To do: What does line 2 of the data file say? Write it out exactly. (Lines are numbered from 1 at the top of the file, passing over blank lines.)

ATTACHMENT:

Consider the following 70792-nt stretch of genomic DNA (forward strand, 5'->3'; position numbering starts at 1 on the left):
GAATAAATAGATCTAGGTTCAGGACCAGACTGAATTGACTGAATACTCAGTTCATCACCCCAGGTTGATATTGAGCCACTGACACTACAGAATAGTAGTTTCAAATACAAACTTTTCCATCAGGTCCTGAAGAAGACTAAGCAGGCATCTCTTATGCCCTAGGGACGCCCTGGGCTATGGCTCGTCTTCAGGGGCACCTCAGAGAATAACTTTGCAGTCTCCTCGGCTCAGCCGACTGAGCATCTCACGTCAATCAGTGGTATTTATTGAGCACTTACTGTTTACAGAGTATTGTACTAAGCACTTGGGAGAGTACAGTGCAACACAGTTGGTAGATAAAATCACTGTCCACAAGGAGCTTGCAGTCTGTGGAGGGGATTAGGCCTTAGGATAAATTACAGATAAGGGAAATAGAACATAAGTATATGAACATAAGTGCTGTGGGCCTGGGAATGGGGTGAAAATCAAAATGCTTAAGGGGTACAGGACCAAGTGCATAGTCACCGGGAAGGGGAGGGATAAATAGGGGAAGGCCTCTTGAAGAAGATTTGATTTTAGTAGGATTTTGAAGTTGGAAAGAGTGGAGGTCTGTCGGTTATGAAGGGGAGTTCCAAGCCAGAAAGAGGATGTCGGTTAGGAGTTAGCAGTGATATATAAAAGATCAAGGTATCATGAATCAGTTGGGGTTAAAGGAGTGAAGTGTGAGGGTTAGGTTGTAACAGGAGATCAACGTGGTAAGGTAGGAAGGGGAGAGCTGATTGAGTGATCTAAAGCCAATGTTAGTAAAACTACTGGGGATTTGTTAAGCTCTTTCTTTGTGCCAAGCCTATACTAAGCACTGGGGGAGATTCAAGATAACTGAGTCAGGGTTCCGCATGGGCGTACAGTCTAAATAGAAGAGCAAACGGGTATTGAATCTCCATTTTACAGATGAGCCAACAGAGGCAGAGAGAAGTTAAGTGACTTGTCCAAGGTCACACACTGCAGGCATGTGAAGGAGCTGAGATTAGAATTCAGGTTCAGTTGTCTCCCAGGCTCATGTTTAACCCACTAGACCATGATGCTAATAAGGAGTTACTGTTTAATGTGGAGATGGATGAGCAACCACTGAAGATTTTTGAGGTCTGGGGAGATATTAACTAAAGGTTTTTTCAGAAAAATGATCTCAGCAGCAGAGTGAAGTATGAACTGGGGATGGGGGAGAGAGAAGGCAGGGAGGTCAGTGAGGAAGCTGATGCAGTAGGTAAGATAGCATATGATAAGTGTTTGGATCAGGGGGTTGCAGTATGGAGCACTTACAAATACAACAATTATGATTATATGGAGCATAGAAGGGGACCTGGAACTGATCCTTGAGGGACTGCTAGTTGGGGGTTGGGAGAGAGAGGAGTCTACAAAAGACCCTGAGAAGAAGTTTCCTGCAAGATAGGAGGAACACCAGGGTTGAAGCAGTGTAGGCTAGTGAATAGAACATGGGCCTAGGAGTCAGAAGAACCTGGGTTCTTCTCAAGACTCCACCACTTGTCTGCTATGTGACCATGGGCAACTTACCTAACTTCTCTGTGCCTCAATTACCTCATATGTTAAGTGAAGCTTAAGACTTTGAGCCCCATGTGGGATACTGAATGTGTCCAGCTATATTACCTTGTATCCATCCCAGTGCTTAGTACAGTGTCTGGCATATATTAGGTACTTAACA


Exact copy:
GAATAAATAGATCTAGGTTCAGGACCAGACTGAATTGACTGAATACTCAGTTCATCACCCCAGGTTGATATTGAGCCACTGACACTACAGAATAGTAGTTTCAAATACAAACTTTTCCATCAGGTCCTGAAGAAGACTAAGCAGGCATCTCTTATGCCCTAGGGACGCCCTGGGCTATGGCTCGTCTTCAGGGGCACCTCAGAGAATAACTTTGCAGTCTCCTCGGCTCAGCCGACTGAGCATCTCACGTCAATCAGTGGTATTTATTGAGCACTTACTGTTTACAGAGTATTGTACTAAGCACTTGGGAGAGTACAGTGCAACACAGTTGGTAGATAAAATCACTGTCCACAAGGAGCTTGCAGTCTGTGGAGGGGATTAGGCCTTAGGATAAATTACAGATAAGGGAAATAGAACATAAGTATATGAACATAAGTGCTGTGGGCCTGGGAATGGGGTGAAAATCAAAATGCTTAAGGGGTACAGGACCAAGTGCATAGTCACCGGGAAGGGGAGGGATAAATAGGGGAAGGCCTCTTGAAGAAGATTTGATTTTAGTAGGATTTTGAAGTTGGAAAGAGTGGAGGTCTGTCGGTTATGAAGGGGAGTTCCAAGCCAGAAAGAGGATGTCGGTTAGGAGTTAGCAGTGATATATAAAAGATCAAGGTATCATGAATCAGTTGGGGTTAAAGGAGTGAAGTGTGAGGGTTAGGTTGTAACAGGAGATCAACGTGGTAAGGTAGGAAGGGGAGAGCTGATTGAGTGATCTAAAGCCAATGTTAGTAAAACTACTGGGGATTTGTTAAGCTCTTTCTTTGTGCCAAGCCTATACTAAGCACTGGGGGAGATTCAAGATAACTGAGTCAGGGTTCCGCATGGGCGTACAGTCTAAATAGAAGAGCAAACGGGTATTGAATCTCCATTTTACAGATGAGCCAACAGAGGCAGAGAGAAGTTAAGTGACTTGTCCAAGGTCACACACTGCAGGCATGTGAAGGAGCTGAGATTAGAATTCAGGTTCAGTTGTCTCCCAGGCTCATGTTTAACCCACTAGACCATGATGCTAATAAGGAGTTACTGTTTAATGTGGAGATGGATGAGCAACCACTGAAGATTTTTGAGGTCTGGGGAGATATTAACTAAAGGTTTTTTCAGAAAAATGATCTCAGCAGCAGAGTGAAGTATGAACTGGGGATGGGGGAGAGAGAAGGCAGGGAGGTCAGTGAGGAAGCTGATGCAGTAGGTAAGATAGCATATGATAAGTGTTTGGATCAGGGGGTTGCAGTATGGAGCACTTACAAATACAACAATTATGATTATATGGAGCATAGAAGGGGACCTGGAACTGATCCTTGAGGGACTGCTAGTTGGGGGTTGGGAGAGAGAGGAGTCTACAAAAGACCCTGAGAAGAAGTTTCCTGCAAGATAGGAGGAACACCAGGGTTGAAGCAGTGTAGGCTAGTGAATAGAACATGGGCCTAGGAGTCAGAAGAACCTGGGTTCTTCTCAAGACTCCACCACTTGTCTGCTATGTGACCATGGGCAACTTACCTAACTTCTCTGTGCCTCAATTACCTCATATGTTAAGTGAAGCTTAAGACTTTGAGCCCCATGTGGGATACTGAATGTGTCCAGCTATATTACCTTGTATCCATCCCAGTGCTTAGTACAGTGTCTGGCATATATTAGGTACTTAACA